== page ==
Whatever Happened to Critical Thinking?

10 thoughts on “Whatever Happened to Critical Thinking?”

    1. Hi Dennis, thanks a lot for dropping by and for the great comments! I take you shared a similar comment twice thinking the first one didn’t go through. They were trapped in the spam queue and just approved both of them. Let me know if you’d want any of the two to be removed, please.

      Yes, I couldn’t have agreed more with you on that statement of spending a lot less time in media tools. I’m doing that myself for a good few weeks and enjoying the result: tons of extra time to spend it doing other, perhaps, more interesting things, like outdoor activities, reading more, blogging more, and the usual work of freelancing I’m certain you are well familiar with. It’s funny to think how much time we use to spend at someone else’s home giving up on our very own spaces, and really glad I’m getting plenty of that back!

      Hope it will sustain itself for a good while! That seems to be the new challenge at the moment 😀 heh

      1. yes drop the second

        the other thing that is taking time is my transitioning to a new blogging platform that is much more friendly to mobile — going from Squarespace 5 to Squarespace 7. That last 5% of the transfer is taking more than 50% of the time but the results are worth it I think.

        1. Many thanks, Dennis, for the heads up! I have now removed the duplicate comment. Oh, yes, I know what you mean in terms of the move of blogging platforms. I went through the same exercise a while ago and, eventually, I found it so daunting with the little time I had left I decided to stick around with WordPress and make use of the shiny mobile plugins available and so far so good! Fingers crossed…

  1. Yes I agree! With more and every kind of information available, the need of critical thinking is more than ever before,so that we can filter the truth out of random content . This needs to be taught especially to our children, who are more vulnerable to all kinds of ideas, opinions and information floating around on the Internet. Moreover, regarding social media, the farther you distance yourself from it, the more learning opportunities you have!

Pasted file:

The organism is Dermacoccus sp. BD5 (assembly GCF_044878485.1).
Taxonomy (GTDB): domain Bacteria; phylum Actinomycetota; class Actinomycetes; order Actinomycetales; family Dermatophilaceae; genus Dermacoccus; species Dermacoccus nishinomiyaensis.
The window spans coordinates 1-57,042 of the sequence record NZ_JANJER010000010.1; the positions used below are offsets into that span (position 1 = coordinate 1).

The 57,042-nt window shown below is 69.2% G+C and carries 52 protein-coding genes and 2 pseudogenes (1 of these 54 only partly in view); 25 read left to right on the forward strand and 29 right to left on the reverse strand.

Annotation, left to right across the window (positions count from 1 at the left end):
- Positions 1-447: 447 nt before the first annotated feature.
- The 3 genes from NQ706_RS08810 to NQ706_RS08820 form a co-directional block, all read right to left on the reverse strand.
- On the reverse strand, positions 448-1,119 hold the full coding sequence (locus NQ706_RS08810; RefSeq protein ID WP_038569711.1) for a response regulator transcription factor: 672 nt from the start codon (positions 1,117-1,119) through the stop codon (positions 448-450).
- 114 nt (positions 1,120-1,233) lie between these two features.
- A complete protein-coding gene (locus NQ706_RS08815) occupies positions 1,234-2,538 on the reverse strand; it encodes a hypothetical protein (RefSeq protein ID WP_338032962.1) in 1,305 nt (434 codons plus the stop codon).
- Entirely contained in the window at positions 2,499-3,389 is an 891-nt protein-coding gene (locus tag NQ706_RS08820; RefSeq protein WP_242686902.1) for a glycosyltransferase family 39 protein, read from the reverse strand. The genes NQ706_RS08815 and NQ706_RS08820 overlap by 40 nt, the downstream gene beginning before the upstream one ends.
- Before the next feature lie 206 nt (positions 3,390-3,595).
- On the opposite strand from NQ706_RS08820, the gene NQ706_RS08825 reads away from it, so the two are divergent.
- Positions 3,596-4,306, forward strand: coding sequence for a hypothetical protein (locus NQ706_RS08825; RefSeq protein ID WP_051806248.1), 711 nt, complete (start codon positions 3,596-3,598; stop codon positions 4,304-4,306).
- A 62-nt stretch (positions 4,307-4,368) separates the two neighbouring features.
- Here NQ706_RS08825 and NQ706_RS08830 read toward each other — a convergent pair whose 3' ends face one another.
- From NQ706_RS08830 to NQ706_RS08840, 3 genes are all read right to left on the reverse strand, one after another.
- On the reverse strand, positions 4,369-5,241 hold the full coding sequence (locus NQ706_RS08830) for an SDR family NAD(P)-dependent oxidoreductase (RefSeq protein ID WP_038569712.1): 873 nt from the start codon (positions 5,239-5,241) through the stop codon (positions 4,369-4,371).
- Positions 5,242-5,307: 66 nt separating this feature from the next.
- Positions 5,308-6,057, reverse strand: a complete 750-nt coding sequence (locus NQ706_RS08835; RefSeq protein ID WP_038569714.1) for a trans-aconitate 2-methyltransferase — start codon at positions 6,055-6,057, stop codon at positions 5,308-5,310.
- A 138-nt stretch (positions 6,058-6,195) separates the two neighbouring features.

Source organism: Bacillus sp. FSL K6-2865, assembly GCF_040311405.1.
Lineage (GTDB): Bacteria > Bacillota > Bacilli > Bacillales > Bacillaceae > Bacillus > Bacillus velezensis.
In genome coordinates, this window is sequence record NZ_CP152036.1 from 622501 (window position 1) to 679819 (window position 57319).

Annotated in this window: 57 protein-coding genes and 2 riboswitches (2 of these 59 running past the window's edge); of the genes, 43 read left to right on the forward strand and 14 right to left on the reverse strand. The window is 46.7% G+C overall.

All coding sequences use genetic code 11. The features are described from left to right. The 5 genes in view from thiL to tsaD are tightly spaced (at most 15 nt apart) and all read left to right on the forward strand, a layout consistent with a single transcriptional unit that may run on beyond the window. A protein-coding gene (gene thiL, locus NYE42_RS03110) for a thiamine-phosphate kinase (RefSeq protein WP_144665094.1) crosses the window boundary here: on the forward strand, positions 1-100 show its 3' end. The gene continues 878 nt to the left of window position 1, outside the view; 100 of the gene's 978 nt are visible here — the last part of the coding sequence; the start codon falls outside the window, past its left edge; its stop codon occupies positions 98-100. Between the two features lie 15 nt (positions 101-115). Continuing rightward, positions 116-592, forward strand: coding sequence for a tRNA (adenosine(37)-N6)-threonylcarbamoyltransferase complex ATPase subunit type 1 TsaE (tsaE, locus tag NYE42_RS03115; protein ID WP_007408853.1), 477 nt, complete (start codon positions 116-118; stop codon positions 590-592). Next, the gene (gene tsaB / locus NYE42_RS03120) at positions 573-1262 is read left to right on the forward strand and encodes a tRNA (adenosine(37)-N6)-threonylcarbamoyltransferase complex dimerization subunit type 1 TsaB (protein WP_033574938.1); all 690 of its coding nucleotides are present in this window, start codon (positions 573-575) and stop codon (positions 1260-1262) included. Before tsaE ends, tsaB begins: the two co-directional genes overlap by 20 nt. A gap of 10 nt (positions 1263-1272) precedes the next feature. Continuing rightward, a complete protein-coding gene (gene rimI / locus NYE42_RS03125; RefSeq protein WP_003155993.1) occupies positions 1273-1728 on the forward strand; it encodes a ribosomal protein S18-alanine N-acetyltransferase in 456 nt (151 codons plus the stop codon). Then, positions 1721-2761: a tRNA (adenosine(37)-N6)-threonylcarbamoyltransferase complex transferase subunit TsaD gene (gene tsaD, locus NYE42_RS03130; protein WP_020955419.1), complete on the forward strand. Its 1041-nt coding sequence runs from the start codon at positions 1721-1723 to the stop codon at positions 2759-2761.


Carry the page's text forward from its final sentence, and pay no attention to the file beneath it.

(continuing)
1. Hi Zainab, many thanks for dropping by and for the kind comments! It’s greatly appreciated. I supposed you shared one comment after the other thinking the first one may not have gotten through, if that’s the case, please do let me know and I’ll remove one of them. Both were caught on the spam queue and had to approve them, which I have just done. Sorry for the inconvenience…

      I am really glad you have mentioned how we need to educate children on making sense of the (Social) Web for a smarter use of the social tools available, because coincidentally, a good friend of mine, and long time KM blogger, Lilia Efimova, just blogged about this very same need about #PKM for kids (PKM as in Personal Knowledge Mastery coming from Personal Knowledge Management) from a Twitter conversation she had with another good friend, Harold Jarche, who is just about to resume his excellent online course around #PKMastery.

      If you ask me, schools, colleges and universities, etc. you name it, should have such online, or face to face, course to share and educate our kids on working smarter, not necessarily harder making use of these media tools, but then again it shouldn’t just be restricted to kids. Adults should take such course(s) as well. I have done that myself a couple of years back and it was one of the best online courses I could have ever taken. Highly recommended and by far from any other course on a similar topic!

      Thanks again for the wonderful feedback! 😀👍🏻

  2. Hi Luis — I share your interest in critical thinking and blog about it at gtraviswhite.com/critical-thinking. I’m not sure how to use a blogroll but, if you can give me a brief tutorial, I’d be happy to link up with you. Cheers, Travis White

    1. Hi Travis, thanks very much for dropping by and for the kind comments! Greatly appreciated! I just read through your blog post on critical thinking and I enjoyed it very much, not only because of this quote ‘Critical thinking is also thinking about knowing’, but also because of how it permeates throughout the entire piece that important notion of question everything in order for critical thinking to come out in our conversations. Splendid! Thanks again for adding further up into the conversation!

      About your query on the use of blogrolls, a blogroll is, essentially, a list of links, i.e. blog links, that one would want to promote across as recommended reads based on different types of affinity, common interests, connections, etc. Eventually, it’s like sharing all of your favourite reads in blogs, or whatever other Web sites.

      Creating a blogroll is relatively simple, you just have to gather all of the RSS news feeds of the blogs you follow and use an RSS feed reader to aggregate them together. From there onwards, every single RSS news feed reader has got the ability to export those subscriptions into a single file in .OPML format which is what you can share across for others to enjoy and subscribe to with their own RSS news feed readers or you could show them as well in your own blog that you referenced above from that blog post.

      Hope that all makes sense… If you are wondering about RSS news feed readers and how they work, one of the most popular is Feedly and if you take a look into its tutorials Web site you’d find tons of good resources on how RSS feeds, and blogrolls work. Let me know if you would have additional questions or need further help. Happy to where I possibly can.

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